On the most recent episode of The Tim Ferriss Show podcast, Tim interviewed legendary author Jim Collins, famous for the book Good to Great among many others. Jim talked about his experience meeting the even more legendary Peter Drucker and what he learned from him. One quote in particular stood out.
"Never make one hundred decisions when one will do."
The problem with making multiple decisions is that each decision can be an obstacle to progress.
Suppose you decide you are going to go for a run. You have to decide what time you are going to run. You have to decide what clothes to wear. You have to decide which shoes to wear. You have to decide where you are going to run. Decision after decision and if you are not motivated to run you my just decide not to.
Another example is eating healthy. You decide you are going to eat healthy. You have to decide which healthy recipes you want to make for the week. You have to decide which grocery store to go to buy all the ingredients. You have to make a grocery list and decide whether to make alternate choices based on what's on sale. Sounds like a lot of work, and maybe it's just easier to get a bucket of fried chicken from KFC.
The key is to make that first decision the most important one, and then create a system that allows the rest of the tasks to fall into place. Plan the run in advance by knowing when and where you will run. Have an outfit and shoes ready to go. Once you make the decision to run, the rest is automatic leading to a greater chance of success. For healthy eating, do the research up front so that it's not reinventing the wheel every time you go shopping. You can also use one of the many available meal planning services to make it easier to have healthy meals available.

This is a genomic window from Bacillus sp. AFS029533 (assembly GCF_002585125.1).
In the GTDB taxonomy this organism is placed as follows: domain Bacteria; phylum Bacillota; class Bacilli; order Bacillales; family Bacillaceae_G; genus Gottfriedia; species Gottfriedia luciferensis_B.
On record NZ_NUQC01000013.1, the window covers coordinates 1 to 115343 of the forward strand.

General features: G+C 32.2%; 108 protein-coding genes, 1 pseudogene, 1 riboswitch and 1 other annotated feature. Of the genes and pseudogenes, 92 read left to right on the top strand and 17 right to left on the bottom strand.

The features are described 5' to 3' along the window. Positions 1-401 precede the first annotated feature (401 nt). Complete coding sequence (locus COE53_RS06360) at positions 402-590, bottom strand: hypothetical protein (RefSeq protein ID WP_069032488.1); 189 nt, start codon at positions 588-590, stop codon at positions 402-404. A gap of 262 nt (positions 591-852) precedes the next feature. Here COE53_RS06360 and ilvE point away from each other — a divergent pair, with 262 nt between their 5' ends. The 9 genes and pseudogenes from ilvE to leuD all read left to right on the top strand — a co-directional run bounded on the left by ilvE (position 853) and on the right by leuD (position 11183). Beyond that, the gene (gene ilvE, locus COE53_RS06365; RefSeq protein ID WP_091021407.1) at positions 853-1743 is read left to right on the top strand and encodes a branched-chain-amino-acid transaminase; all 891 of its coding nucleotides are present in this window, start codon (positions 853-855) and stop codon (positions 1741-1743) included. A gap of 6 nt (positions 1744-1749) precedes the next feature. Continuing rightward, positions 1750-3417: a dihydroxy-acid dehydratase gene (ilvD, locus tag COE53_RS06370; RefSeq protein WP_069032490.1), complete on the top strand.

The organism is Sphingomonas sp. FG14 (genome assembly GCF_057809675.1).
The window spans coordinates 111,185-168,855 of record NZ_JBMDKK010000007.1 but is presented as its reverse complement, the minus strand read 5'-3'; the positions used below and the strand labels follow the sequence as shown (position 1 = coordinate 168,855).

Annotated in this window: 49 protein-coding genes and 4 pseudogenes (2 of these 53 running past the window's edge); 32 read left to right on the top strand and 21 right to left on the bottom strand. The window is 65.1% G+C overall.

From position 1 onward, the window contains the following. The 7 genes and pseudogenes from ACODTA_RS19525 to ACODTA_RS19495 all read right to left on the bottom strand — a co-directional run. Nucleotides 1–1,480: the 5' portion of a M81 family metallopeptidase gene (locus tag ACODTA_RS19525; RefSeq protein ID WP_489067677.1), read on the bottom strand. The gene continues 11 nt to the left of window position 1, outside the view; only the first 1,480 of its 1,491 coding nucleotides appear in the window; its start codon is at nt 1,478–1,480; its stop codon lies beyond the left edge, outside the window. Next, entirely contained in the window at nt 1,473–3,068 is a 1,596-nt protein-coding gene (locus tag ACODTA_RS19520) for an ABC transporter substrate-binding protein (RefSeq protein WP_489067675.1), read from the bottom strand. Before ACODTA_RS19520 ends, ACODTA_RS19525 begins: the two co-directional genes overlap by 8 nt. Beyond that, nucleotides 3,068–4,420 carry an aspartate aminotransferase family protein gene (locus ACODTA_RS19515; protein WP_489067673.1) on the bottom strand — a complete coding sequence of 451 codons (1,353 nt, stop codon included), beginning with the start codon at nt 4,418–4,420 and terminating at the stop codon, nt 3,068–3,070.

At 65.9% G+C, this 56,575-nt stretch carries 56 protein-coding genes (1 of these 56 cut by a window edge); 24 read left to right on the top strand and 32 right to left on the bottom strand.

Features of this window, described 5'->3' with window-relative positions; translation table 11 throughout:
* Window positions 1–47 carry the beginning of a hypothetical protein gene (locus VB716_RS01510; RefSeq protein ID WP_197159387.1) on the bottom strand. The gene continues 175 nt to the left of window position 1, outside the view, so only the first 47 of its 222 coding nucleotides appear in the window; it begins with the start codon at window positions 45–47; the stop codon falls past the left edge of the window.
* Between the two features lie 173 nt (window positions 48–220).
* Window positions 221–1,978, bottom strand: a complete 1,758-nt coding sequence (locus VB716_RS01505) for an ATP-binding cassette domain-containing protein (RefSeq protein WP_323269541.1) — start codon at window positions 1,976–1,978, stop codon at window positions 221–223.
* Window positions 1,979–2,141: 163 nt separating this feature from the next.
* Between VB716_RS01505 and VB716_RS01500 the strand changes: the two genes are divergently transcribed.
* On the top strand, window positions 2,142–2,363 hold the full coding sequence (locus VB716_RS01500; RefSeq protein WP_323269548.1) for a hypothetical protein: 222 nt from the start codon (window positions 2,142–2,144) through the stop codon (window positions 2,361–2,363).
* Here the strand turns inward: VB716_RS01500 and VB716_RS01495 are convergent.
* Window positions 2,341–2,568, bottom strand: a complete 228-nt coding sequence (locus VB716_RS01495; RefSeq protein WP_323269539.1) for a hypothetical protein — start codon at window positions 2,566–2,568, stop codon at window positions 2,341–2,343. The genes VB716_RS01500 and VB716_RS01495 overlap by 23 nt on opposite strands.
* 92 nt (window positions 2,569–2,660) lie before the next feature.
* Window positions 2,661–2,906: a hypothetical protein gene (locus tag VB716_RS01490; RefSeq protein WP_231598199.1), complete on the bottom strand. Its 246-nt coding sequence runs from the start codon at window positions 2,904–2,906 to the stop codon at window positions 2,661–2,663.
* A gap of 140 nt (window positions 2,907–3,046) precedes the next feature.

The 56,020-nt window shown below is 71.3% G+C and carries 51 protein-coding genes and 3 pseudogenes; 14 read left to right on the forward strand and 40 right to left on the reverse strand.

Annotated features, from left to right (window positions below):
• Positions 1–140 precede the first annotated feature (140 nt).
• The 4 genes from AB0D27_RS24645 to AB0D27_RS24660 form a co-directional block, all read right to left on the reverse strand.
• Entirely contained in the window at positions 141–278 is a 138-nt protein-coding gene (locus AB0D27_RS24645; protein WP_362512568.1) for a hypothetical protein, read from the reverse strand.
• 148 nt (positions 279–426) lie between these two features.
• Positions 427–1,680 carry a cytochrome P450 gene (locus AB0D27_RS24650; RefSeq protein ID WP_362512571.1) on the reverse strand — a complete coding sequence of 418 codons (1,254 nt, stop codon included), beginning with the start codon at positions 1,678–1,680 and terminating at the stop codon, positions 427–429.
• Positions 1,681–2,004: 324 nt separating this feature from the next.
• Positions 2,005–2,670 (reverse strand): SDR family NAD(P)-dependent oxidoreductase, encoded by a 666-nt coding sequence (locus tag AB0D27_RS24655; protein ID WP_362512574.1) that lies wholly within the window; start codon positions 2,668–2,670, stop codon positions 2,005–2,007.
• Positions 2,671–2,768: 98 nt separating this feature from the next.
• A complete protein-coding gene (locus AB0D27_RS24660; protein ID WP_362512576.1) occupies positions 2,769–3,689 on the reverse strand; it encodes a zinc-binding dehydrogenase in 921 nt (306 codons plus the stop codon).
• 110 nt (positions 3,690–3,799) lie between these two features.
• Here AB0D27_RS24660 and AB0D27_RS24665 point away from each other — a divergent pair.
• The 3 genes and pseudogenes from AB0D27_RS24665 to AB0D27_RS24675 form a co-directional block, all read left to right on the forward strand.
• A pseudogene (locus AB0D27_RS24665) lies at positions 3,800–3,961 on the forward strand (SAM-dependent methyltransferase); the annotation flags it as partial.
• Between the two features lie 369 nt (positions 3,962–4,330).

Awhile back I became annoyed with how long it was taking to sort dress socks. There were different shades of black and brown and blue, different styles, and it was wasting a lot of time pairing them up after the laundry. I decided to get rid of all my dress socks and buy new ones. I bought a dozen black and a dozen brown. These two colors are easily distinguishable and the uniformity means socks of one color will all pair with each other. This is a simple change, but it saves me time and eliminates decisions every time I do laundry and pack for a trip. And I'm not a fashionista, so having only two colors of socks does not bother me.
Think about all the extra decisions you make every day that are unnecessary. These decisions are using up brainpower and willpower and could be creating obstacles to progress. Take inventory of the decisions you make every day and resolve to eliminate the ones that are unnecessary. Identify the first decision that is the most important, then create a system around the actions associated with that decision to make it effortless.